Competition has become fierce among credit card providers and many are having to raise their stakes when it comes to perks for new customers.
Air miles are the latest area of growth for credit card companies. While they may not have the best annual percentage rates (APRs), these cards will act as an extension to a frequent flyer programme by giving you extra air miles for every £1 spent on the card. This could be a great way to save up for holidays, particularly as these credit cards can be used for everyday items. Air miles can then be spent on flights and hotels, but you will pay any airline taxes.
JOINING A CLUB
There are several air miles schemes but the most popular is Avios, which covers six airlines including British Airways, flybe and Iberia. Other airlines have their own dedicated schemes, such as Emirates’s Skywards and Virgin Atlantic’s Flying Club.
You will earn points for flights booked on the airlines, as well as through spending on your dedicated credit card, but you can then only spend the accumulated miles on the carriers specified.
The benefit of joining bigger clubs like Avios is that points can be collected through other schemes, including the Tesco Clubcard, and at partner retailers. For example, Avios members can collect points when buying petrol at Shell filling stations and at online retailers such as Asos. Since the purpose of an air miles credit card is to collect points while doing everyday spending, joining a bigger scheme can therefore have significant advantages.
FEE OR NO FEE?
Air mile credit cards often come with an annual fee. Deciding whether to pay a fee comes down to how fast you hope to rack up air miles and how much you are willing to pay for faster accumulation. Generally speaking, cards with higher fees come with better rewards.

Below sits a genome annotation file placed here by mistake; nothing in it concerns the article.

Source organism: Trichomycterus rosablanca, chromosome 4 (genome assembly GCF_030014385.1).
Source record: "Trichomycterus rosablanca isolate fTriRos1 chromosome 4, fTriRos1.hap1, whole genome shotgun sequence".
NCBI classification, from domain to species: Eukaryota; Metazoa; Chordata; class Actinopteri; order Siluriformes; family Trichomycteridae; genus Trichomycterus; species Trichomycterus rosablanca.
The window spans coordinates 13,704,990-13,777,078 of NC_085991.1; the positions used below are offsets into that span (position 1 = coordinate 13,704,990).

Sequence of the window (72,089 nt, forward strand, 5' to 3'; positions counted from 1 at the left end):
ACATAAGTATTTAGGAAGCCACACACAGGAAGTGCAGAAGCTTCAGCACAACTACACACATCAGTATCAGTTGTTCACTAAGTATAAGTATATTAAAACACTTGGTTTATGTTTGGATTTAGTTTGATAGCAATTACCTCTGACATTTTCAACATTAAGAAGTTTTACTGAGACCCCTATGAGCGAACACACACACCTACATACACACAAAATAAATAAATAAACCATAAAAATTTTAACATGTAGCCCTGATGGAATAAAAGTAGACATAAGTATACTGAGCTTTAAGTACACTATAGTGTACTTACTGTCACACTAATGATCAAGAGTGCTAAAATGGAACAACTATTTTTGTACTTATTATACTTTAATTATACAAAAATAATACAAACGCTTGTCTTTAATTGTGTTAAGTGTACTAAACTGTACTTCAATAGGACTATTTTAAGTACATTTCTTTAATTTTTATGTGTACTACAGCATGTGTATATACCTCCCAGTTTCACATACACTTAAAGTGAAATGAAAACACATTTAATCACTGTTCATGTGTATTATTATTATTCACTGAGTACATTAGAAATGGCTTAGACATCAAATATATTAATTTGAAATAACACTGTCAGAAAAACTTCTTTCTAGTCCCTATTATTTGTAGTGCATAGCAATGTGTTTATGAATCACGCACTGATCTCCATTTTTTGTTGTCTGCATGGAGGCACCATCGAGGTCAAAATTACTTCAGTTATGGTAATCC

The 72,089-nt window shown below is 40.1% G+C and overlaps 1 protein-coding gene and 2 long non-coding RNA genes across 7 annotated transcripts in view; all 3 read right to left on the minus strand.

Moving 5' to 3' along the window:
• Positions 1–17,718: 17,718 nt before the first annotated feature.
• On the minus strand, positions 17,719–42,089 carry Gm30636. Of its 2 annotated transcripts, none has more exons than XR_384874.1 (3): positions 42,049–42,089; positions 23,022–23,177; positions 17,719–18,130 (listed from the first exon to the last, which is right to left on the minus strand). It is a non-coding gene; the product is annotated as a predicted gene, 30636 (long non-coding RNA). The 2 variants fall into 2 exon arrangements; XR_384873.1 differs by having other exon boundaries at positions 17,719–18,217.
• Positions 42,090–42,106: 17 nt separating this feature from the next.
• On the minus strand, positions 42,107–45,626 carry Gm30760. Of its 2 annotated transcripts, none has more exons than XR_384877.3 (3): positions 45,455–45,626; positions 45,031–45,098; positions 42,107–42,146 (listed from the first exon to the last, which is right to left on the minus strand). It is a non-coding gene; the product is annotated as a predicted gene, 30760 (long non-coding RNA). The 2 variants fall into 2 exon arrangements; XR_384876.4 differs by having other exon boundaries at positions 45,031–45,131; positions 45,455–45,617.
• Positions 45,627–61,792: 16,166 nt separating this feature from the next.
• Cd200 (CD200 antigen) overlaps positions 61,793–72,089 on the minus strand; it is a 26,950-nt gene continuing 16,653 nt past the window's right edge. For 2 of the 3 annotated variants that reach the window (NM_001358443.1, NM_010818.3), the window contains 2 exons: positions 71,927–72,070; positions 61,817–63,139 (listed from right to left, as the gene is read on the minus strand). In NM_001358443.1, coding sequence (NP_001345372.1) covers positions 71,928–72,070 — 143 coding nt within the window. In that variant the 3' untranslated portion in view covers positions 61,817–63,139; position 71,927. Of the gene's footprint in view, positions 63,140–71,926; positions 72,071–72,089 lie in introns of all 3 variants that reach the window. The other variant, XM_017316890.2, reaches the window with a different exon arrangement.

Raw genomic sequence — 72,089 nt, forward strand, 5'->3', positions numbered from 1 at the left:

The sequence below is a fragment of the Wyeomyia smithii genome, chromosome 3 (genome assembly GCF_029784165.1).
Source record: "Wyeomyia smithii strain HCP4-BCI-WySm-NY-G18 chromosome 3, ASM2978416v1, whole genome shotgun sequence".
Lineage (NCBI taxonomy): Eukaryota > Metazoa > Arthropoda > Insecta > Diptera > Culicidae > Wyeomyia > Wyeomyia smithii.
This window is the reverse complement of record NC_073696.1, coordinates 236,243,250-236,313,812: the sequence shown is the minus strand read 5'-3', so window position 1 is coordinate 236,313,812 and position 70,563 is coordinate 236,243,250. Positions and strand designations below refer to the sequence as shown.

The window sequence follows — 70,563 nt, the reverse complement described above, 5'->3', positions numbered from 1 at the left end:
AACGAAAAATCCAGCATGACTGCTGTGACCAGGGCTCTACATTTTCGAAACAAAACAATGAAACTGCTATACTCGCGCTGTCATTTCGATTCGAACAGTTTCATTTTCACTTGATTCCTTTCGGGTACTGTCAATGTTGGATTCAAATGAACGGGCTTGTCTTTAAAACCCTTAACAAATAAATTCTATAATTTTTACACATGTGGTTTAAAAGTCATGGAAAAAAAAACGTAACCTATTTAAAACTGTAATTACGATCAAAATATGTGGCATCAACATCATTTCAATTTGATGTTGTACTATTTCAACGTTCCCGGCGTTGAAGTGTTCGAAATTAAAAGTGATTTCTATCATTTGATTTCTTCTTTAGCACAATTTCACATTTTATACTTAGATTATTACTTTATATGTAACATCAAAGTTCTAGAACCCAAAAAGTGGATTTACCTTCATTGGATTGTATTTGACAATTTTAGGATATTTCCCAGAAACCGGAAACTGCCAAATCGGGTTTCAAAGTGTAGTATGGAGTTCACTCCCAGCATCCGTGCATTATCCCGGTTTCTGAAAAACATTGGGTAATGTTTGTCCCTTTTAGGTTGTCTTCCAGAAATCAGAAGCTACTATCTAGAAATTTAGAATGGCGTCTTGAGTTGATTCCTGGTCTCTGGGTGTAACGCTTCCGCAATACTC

The other aspect to consider is that the most generous air miles cards are American Express. This is not always accepted in the UK but, if you travel frequently or use a credit card for business expenses, you will likely have more opportunities to use it. MasterCard tends to offer fewer points per pound spent.
One card with a reasonable charge which is also generous with points is the Lloyds Bank Avios Rewards card.
A dual American Express and MasterCard, it costs £24 annually but will give 1.25 Avios for every £1 spent on the American Express. This is a high return of points per spend, but since American Express is not accepted everywhere, it is likely some spending will have to be done on the MasterCard, which only gives 1.25 Avios per £5.
For big spenders, this could be a good choice. If you spend £7,000 in a year, you will receive a voucher for a free flight upgrade. The APR comes in at 18.94 per cent for purchases.
A similar option is the TSB Premier Avios credit card. It has the same points per spend structure, but gives double Avios on spending abroad. The charge is higher at £50 annually, but for big spenders the rewards are greater. A free “companion ticket” or second free flight for a partner can be earned with a spend of £15,000 a year.
For those looking for a free-fee option, there is the British Airways American Express card. It offers 1 Avois per £1 spent and requires a minimum household income of £20,000. The threshold spend for a free companion ticket is higher with this card, at £20,000. Again, American Express is not accepted everywhere so this needs to be taken into consideration.
Finally, the TSB Avios is a fee-free dual MasterCard/American Express credit card. It has no annual fee and is offering 0 per cent interest on balance transfers for up to six months, after a 3 per cent fee.